2.1.6 Input format

* ARFF - Attribute-Relation File Format is used as input for Weka.

Figure 2.1 - Sample dataset used in this case study.

* SQL table is used for SQL Analysis Server

2.2 Implementation of Algorithms

2.2.1 Reasons Why the Particular Tool is Chosen

The tools chosen for implementation of algorithms were Weka and SQL Analysis services. The objective of selecting these tools is to understand the basic concepts and also application of these algorithms in real time.

Weka is helpful in learning the basic concepts of data mining where we can apply different options and analyze the output that is being produced.

SQL Analysis Services is a professional tool which is used in the market currently. The Mining Accuracy Chart which includes the Lift Chart and Classification Matrix in SQL Analysis services helps to choose the suitable algorithm for the Dataset. This tool will help us understanding the implementation of data mining techniques in real world applications.

2.2.2 Implementation Procedure Used in Weka

.The transformed ARFF file is fed in to Weka and the classification algorithms are implemented as defined in the following steps:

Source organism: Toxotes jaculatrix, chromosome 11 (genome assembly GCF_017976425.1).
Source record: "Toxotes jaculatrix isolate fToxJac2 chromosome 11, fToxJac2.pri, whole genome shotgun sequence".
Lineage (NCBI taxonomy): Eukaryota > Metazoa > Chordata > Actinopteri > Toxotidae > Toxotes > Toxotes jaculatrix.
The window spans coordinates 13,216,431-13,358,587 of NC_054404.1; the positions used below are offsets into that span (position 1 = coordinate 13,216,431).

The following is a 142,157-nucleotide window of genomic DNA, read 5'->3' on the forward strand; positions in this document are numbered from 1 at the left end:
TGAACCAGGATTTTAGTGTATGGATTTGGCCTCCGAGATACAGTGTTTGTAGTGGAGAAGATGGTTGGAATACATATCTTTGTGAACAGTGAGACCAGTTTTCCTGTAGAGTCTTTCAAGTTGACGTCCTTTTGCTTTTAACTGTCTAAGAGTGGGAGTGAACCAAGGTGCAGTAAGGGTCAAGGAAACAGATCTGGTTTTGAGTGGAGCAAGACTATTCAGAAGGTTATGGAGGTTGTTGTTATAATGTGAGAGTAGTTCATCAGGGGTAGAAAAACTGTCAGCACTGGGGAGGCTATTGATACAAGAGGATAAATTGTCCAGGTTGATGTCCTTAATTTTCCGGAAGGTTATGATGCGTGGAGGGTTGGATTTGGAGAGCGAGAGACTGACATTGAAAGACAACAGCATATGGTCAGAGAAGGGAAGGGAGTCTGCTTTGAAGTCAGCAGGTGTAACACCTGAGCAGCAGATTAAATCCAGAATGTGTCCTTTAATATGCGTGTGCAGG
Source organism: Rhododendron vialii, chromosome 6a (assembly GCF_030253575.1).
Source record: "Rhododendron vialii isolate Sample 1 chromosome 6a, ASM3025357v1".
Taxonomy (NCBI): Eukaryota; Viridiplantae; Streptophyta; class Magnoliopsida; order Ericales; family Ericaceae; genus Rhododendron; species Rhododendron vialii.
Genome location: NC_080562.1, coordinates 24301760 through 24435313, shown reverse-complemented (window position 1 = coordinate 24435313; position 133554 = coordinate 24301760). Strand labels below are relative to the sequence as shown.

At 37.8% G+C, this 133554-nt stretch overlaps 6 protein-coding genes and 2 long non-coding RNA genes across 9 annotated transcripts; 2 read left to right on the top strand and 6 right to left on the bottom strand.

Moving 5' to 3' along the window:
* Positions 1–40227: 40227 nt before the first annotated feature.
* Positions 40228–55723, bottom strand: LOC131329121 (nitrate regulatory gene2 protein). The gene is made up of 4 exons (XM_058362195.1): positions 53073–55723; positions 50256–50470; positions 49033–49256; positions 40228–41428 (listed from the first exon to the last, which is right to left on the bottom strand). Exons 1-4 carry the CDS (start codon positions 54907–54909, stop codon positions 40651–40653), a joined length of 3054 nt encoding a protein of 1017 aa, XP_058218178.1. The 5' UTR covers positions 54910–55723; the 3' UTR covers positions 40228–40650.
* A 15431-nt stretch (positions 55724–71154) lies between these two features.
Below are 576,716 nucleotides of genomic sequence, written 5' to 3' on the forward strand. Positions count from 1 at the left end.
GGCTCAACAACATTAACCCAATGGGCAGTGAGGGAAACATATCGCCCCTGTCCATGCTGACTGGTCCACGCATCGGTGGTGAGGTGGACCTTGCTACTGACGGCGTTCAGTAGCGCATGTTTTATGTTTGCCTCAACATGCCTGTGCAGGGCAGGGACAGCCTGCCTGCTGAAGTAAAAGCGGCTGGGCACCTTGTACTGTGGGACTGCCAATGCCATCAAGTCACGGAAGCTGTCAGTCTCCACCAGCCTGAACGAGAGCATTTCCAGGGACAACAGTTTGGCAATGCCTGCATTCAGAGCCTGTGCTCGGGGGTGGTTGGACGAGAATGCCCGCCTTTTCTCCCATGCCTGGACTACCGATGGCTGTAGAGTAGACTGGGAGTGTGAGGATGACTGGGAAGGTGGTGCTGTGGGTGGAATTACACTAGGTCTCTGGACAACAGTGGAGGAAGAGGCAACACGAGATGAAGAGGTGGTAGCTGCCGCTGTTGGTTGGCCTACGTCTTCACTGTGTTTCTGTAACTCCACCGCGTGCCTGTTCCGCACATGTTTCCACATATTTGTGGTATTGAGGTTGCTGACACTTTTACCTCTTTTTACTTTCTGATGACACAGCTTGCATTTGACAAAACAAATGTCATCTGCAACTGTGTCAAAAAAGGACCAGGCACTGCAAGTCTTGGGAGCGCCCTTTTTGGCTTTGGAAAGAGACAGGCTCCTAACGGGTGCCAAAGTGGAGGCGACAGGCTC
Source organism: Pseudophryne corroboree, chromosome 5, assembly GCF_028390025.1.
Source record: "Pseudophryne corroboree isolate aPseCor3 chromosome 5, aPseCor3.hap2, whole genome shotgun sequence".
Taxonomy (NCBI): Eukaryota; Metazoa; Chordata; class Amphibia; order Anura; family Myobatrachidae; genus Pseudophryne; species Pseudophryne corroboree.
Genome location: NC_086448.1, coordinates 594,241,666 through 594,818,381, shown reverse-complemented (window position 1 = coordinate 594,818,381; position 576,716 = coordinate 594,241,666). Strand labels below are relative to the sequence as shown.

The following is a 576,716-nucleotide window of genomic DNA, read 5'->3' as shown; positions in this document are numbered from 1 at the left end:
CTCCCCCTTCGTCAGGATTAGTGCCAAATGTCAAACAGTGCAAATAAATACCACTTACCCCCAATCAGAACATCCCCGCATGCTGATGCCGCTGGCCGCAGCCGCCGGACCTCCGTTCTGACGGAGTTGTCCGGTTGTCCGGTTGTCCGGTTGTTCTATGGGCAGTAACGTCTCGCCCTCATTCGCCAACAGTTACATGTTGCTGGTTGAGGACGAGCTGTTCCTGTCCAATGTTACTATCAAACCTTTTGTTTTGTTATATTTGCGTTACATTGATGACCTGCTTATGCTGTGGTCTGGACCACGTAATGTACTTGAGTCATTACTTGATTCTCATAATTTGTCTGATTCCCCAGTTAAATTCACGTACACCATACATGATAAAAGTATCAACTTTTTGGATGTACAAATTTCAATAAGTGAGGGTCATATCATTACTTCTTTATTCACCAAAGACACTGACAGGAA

* In the Preprocess tab, Discretize filter is applied to discretize the attributes Src Bytes, Dst Bytes and Count in the supplied dataset (Figure 2.2).

Figure 2.2 - Choosing Filter

* In the Classify tab, choose the classification algorithm to be implemented and start the analysis to get results (Figure 2.3).

Figure 2.3 - Choosing Algorithm

* The algorithms implemented in this case study are J48 (Decision Tree), Naïve Bayes and Multilayer Perceptron (Neural Network).

* The parameters of each algorithm are changed and analyzed for improvement in accuracy and performance.

2.2.3 Implementation Procedure Used in SQL Analysis Services

The implementation procedure in SQL Analysis Services is as follows:

* A Data Source View (Figure 2.4) is created using the SQL table in which the data source is loaded.

Figure 2.4 - Data Source View and Mining Structure

* Using the Data Source View, a Mining Structure (Figure 2.4) is created in with the Mining Models (Microsoft Decision Trees, Microsoft Neural Network, and Microsoft Naïve Bayes).

Figure 2.5 - Mining Models

* The content type is manually selected or is left with the tool for suggestion.

* The Mining Structure and all its related Models are processed.

* Mining Model Viewer (Figure 2.6) allows us to visualize the models.

Figure 2.6 - Mining Model Viewer

* The Lift Chart provides the Predict Probability for each model and Classification Matrix provides the predicted values against actual value matrix (Figure 2.7).

Figure 2.7 - Classification Matrix

2.2.4 Detailed analysis of the results with the appropriate screen dumps